When Dr. Otto Piper visited Japan, I asked him if there was anything he could advise us as to the content of our faith. He said, "No, I was taught so much. I do not have anything special to say except to question your calling your group a Tabernacle. The connotation of this word in English is rather passive. Literally it means Tent, and gives an impression of something that is temporary and pertaining more to the Old Testament. I think it would be a better idea for you to find a more affirmative, more permanent, more New Testament-like name." So I said, "There is a variety of institutional churches, and each claims to be the expression of the invisible ecclesia. But ecclesia means a gathering of called-out ones rather than an institutional church. The Bibie does not understand the word ecclesia as an inflexible institution (Eph. 1:23). On the other hand, 'Non-Church' does not sound quite suitable to us. Therefore, we feel 'The Tabernacle' is most appropriate, since the term vividly expresses the non-institutional character of ecclesia."


The History and the Symbol of "The Tabernacle"

The word tabernacle is a translation of the Hebrew ohel and the Greek word skeneh skhnh. The root meaning of the word tabernacle in English is "to lodge overnight." In German, the word is translated as Hutte. Both English and German renderings are not weighty and colorful as Dr. Piper said.

In the primitive church, however, the Greek noun skeneh and the verb skenein were often used as synonyms of the Hebrew word Shekinah, or the glorious dwelling of God (Rev. 21:3; John 1:14; Mark 9:5).

The essence of the tabernacle has its origin in the commandment of God to Moses at Mt. Sinai when God said to him, "You shall make the tabernacle that I might meet with the people and with you." He gave this commandments, in order that the people would continue to meet with God. This is why the tabernacle is sometimes called the tabernacle of congregation, or rather, the tabernacle of encountering (ohel mo'eid) (Ex. 19:1-20:17; 24:12-31:18; 35-40; Lev. 8-9).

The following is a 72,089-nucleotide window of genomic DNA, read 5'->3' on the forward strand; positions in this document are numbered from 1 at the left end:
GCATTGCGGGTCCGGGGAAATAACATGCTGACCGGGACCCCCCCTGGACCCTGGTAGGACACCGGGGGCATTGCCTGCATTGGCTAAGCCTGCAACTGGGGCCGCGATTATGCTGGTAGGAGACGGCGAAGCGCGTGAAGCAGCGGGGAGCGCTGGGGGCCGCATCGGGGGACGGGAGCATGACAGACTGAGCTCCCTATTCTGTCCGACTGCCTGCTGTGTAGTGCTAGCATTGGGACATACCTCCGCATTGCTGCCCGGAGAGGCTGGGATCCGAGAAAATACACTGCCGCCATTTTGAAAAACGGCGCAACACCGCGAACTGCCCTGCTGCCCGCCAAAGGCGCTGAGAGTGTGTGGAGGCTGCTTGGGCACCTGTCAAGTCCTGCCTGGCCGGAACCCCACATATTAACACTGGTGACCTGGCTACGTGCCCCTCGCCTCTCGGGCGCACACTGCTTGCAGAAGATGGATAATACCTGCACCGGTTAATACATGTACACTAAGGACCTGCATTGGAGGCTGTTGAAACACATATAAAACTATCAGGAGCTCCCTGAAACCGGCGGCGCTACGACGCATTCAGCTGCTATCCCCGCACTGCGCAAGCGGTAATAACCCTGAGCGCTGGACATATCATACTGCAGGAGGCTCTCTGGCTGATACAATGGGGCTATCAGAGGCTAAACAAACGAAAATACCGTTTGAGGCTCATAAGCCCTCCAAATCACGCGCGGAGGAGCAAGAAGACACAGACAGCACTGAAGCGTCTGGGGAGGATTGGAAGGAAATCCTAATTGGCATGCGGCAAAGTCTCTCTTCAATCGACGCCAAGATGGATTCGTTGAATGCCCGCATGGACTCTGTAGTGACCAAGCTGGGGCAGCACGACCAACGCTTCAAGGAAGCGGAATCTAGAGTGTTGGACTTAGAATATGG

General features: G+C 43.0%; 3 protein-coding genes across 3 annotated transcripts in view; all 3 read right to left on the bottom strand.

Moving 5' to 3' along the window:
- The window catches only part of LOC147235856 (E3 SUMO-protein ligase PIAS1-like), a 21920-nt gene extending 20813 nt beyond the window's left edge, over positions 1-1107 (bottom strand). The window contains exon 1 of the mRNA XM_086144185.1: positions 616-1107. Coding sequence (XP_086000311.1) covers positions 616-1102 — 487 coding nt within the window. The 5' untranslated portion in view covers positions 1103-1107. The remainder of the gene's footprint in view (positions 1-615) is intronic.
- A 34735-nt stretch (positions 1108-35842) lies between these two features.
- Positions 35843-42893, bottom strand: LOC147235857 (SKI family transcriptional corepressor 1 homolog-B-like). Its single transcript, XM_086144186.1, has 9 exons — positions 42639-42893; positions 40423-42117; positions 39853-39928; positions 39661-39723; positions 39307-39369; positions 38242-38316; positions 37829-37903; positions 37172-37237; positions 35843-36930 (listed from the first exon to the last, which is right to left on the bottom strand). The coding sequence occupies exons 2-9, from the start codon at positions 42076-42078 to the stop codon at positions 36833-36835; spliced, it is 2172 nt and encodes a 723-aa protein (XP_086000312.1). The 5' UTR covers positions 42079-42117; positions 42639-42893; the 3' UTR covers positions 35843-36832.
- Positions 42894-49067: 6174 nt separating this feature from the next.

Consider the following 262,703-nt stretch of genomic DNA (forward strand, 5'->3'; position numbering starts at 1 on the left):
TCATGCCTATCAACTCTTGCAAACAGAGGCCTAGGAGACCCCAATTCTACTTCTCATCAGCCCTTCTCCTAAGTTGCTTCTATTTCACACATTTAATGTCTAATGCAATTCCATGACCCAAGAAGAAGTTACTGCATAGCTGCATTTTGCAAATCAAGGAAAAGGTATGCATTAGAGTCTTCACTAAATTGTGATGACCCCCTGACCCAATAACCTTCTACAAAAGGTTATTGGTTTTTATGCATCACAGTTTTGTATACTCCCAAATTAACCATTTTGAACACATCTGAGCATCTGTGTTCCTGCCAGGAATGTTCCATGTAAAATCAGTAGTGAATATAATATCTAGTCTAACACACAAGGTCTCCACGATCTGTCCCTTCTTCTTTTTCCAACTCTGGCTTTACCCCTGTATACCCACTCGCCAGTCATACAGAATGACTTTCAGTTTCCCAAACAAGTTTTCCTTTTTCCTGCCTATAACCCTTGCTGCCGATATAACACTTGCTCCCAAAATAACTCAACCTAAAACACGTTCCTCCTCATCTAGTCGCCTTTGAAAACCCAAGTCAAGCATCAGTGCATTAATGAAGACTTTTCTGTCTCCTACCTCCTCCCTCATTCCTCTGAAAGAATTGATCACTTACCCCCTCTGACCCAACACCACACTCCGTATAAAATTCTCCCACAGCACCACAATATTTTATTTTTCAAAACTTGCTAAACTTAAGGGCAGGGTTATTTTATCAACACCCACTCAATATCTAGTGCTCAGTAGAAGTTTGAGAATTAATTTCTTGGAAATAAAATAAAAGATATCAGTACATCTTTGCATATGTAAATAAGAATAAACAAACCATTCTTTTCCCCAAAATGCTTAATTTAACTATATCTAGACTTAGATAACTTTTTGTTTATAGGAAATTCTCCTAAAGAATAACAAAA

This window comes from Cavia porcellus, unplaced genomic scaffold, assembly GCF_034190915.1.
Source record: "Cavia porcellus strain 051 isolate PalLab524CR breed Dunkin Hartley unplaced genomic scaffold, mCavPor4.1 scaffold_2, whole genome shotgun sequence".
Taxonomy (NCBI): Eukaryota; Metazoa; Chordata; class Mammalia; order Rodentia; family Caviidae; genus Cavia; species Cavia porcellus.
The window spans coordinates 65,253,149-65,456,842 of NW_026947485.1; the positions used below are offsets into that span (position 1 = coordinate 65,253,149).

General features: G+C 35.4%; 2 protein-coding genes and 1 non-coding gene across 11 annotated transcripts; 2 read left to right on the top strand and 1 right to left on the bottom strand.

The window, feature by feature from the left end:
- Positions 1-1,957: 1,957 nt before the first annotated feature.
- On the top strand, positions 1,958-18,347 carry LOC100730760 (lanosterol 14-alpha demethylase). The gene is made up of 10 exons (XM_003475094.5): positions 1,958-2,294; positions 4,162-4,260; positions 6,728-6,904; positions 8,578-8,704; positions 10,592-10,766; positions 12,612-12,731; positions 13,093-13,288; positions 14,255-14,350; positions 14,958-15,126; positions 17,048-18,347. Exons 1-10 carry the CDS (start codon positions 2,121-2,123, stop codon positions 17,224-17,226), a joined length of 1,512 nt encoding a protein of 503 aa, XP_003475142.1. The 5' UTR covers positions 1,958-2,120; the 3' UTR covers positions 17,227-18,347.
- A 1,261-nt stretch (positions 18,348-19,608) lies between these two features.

Mt. Sinai

The tabernacle consisted of the outer court, the holy place (ulam hakodesh) and the holy of holies (kodesh hakodashim). In the holy place were the altar of incense, thc menorah (the seven-branched lampstand) and the table of shewbread. In the holy of holies was the ark of the covenant made of acacia wood and overlaid with gold. It contained the two stone tablets on which the Ten Commandments were engraved. Therefore, the holy tabernacle was sometimes called "the tabernacle of witness" (ohel haedut). The tabernacle of God was the dwelling place of God. It signified the most holy spot on earth. The tabernacle worship is a basic thought that flows consistently through the Old and New Testament. It dates back to the time of the Exodus, when faith in YHVH God was central in the life of the children of Israel, and continues to the end of the Book of Revelation (Chap. 21).


The Place unto which We Are Called by the Name of the Lord

Jesus Christ said, "For where two or three are gathered in my name, there am I in the midst of them" (Matt. 18:20). Where Christ is, there is the holy place. Wherever true worship is offered, there is the holy tabernacle (ohel kodesh). It is not a building nor any particular location. Wherever people are gathered in the name of Christ, there is the true ecclesia. This is the concept of the tabernacle, which is vividly expressed in this statement of Christ. Thus, we can see the tabernacle is the best form of expression of the New Testament ecclesia, the gathering of called-out ones.

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